Sunday 26 March 2017

Courtroom audience hoping Dallas episode just bad dream

Ian Herbert

It will hardly be a titanic battle of Southfork proportions, but the final bout of the infernal domestic drama known as Liverpool FC will be staged in a Dallas courthouse.

The British QCs, who were upstaged late on Wednesday by a Dallas judge's decision to grant Tom Hicks and George Gillett a temporary restraining order forbidding the sale of the club, wreaked a revenge of sorts yesterday.

The club's formidable barrister, Anthony Grabiner, described Dallas as that "world-famous jurisdiction" to much laughter when the judge and all the legal teams -- with Hicks' own lawyers conspicuous by their absence -- were hauled back to the British High Court yesterday, in an attempt to render Judge Jim Jordan's Texas ruling invalid.

But there was no getting away from the spoke that Hicks put in the wheels of progress which finally seemed to be moving when the billionaire businessman John W Henry swept up for a Liverpool board meeting on Wednesday evening, thinking he was about to witness his coronation as the new proprietor at Anfield.

Judge Jordan is not expected by lawyers in Texas to stand defiant in the face of the High Court's verdict that his restraining order should be immediately overturned.

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Despite the abuse that has defaced his Facebook page since he signed off the order, he is a trial judge of 30 years' standing; a Democrat who holds great store by the international legal principle of comity -- which states that a verdict granted under one legal jurisdiction must not be undermined in another.

But another hearing seems to be necessary for Judge Jordan to strike out the initial order. A few more hours of torture loom for Liverpool and for Henry's New England Sports Ventures (NESV), whose £300m deal remains unsigned.

Judge Jordan may be wondering what he let himself in for when Hicks and Gillett rolled up at his courthouse to file their rushed request for a restraining order at noon, Dallas time, on Wednesday -- seven hours after the High Court had effectively freed Liverpool's directors to sell up.

It took two and half hours for him to pore over and consider their case which, when typed up in its final format, was littered with spelling mistakes. Gillett appears as Gillette.

The judge's handwritten notes on the final restraining order illustrates his unease at being unable to hear Liverpool's side of the story before granting it.

The word "solely" is scribbled by him on the document 16 times, indicating that the bitter complaints the pair make against the club are "based solely" on their own allegations. The one-eyed nature of the 29-page document is breathtaking.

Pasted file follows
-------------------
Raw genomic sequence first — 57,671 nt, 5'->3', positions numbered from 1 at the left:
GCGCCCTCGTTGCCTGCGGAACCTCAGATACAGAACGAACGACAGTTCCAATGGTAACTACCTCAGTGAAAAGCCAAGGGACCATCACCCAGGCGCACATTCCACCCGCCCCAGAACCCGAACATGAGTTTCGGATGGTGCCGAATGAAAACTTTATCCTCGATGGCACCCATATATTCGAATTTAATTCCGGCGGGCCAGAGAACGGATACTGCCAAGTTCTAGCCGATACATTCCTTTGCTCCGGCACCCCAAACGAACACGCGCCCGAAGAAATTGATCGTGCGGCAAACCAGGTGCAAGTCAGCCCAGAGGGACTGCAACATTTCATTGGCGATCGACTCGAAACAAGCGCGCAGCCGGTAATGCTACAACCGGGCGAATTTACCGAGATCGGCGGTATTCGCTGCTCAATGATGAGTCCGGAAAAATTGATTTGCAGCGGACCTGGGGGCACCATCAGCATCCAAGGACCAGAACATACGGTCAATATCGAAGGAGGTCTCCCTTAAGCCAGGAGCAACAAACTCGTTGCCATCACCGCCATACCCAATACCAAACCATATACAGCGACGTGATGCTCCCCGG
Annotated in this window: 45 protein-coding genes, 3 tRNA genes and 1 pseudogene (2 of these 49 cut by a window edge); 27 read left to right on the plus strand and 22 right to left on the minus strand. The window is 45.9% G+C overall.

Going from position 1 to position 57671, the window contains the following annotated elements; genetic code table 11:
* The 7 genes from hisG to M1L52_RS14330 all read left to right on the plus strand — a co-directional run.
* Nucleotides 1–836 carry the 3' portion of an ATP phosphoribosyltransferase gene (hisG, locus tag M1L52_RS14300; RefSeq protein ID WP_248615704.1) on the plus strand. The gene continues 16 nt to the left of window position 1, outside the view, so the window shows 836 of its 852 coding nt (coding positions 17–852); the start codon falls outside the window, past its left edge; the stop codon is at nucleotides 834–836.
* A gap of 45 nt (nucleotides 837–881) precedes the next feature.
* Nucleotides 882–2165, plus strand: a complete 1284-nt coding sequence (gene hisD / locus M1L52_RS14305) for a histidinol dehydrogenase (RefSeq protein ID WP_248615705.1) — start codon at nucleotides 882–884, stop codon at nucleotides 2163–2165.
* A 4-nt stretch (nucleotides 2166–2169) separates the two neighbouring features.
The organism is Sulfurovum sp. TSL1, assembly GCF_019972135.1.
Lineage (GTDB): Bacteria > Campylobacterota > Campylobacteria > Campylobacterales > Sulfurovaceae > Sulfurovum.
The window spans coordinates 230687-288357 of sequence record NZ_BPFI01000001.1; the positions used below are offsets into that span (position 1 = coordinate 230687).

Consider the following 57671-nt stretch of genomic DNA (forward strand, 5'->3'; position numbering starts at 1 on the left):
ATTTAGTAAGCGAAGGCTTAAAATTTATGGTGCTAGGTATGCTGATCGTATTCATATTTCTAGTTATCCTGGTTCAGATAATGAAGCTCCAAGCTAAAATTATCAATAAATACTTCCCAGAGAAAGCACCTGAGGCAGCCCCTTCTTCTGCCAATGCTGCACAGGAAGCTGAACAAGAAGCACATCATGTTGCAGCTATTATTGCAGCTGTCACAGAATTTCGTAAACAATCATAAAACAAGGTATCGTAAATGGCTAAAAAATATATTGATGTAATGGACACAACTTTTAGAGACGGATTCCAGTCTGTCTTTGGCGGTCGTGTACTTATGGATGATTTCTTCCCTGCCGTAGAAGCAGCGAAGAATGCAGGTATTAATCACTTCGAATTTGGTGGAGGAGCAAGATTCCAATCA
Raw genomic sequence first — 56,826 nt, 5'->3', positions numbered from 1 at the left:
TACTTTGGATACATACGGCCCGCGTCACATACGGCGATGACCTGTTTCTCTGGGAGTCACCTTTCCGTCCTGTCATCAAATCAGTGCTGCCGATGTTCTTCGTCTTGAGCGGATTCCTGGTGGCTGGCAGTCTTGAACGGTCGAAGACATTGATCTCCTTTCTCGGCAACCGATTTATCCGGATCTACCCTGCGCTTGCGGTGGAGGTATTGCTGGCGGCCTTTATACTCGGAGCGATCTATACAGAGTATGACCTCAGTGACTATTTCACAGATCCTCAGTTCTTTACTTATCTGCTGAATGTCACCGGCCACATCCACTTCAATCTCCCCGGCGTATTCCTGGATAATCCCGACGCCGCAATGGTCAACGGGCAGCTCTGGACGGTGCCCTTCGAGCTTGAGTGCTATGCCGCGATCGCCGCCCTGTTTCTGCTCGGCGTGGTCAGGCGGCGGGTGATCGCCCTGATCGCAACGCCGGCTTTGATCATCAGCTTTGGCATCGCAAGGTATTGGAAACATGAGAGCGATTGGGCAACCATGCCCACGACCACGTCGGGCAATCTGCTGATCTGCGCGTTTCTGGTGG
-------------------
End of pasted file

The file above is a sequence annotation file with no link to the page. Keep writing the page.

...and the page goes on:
This was a document Liverpool chairman Martin Broughton received a mere five minutes before the board meeting convened to approve Liverpool's sale to NESV.

By daybreak yesterday, Broughton and his advisers were still wondering whether Dallas really could upstage the Royal Courts of Justice. It was also suggested that Hicks had secretly sold his shares to Mill Financial, which was thus in a position to pay off the club's £237m debts to Royal Bank of Scotland -- due today -- and gazump NESV.

The gloom deepened. Even the name of Kenny Huang, the Chinese businessman whose putative move for Liverpool was one of the more colourful fleeting chapters in this whole astonishing saga, popped up in the 'Liverpool Echo', that paper's unproven suggestion being that Huang was the money-man behind a company linked to Mill.

But Hicks' spokesman popped up within hours to put that whole story to bed. Hicks had not sold to anyone, he said, and the course was set for yesterday's hearing.

In court, Hicks's Texan double-hold gave Grabiner the opportunity to deliver his most bombastic performance of a week in which Liverpool FC have been his main source of income.

He declared it to be "preposterous" that Hicks and Gillett had gone to a legal jurisdiction in another country because they were not happy with Mr Justice Floyd's decision in the High Court on Wednesday to order the reinstatement of the Liverpool board.

"They want a second bite of the cherry and if it wasn't so serious it would be a joke, grotesque parody, preposterous, unfair. They are just incorrigible."

The judge agreed, so now it is back to Texas. A written form of yesterday's High Court judgment -- compelling Hicks and Gillett to get that Dallas restraining order lifted by 4.0 this afternoon or be in contempt of court -- was physically delivered to his lawyers in London last night.

Local lawyers expect another punishing session for the two outgoing Liverpool owners.

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"Once you've gone cap in hand for a restraining order you have to account for yourselves," said Thomas Kruse of US-based Baker & Hostetler legal firm. "The judge is likely to expect them to answer for themselves.

"A ruling from the High Court is one that the judge here would respect. If it sends a signal to say that the restraining order is inappropriate, he would abide by that. We feel the judge acted blindly, without full facts, in the first place."

The circus will now move to a new location where a significant episode in the soap opera will unfold. Does another cliff-hanger await us? No one dare predict anything where Liverpool are concerned. (© Independent News Service)

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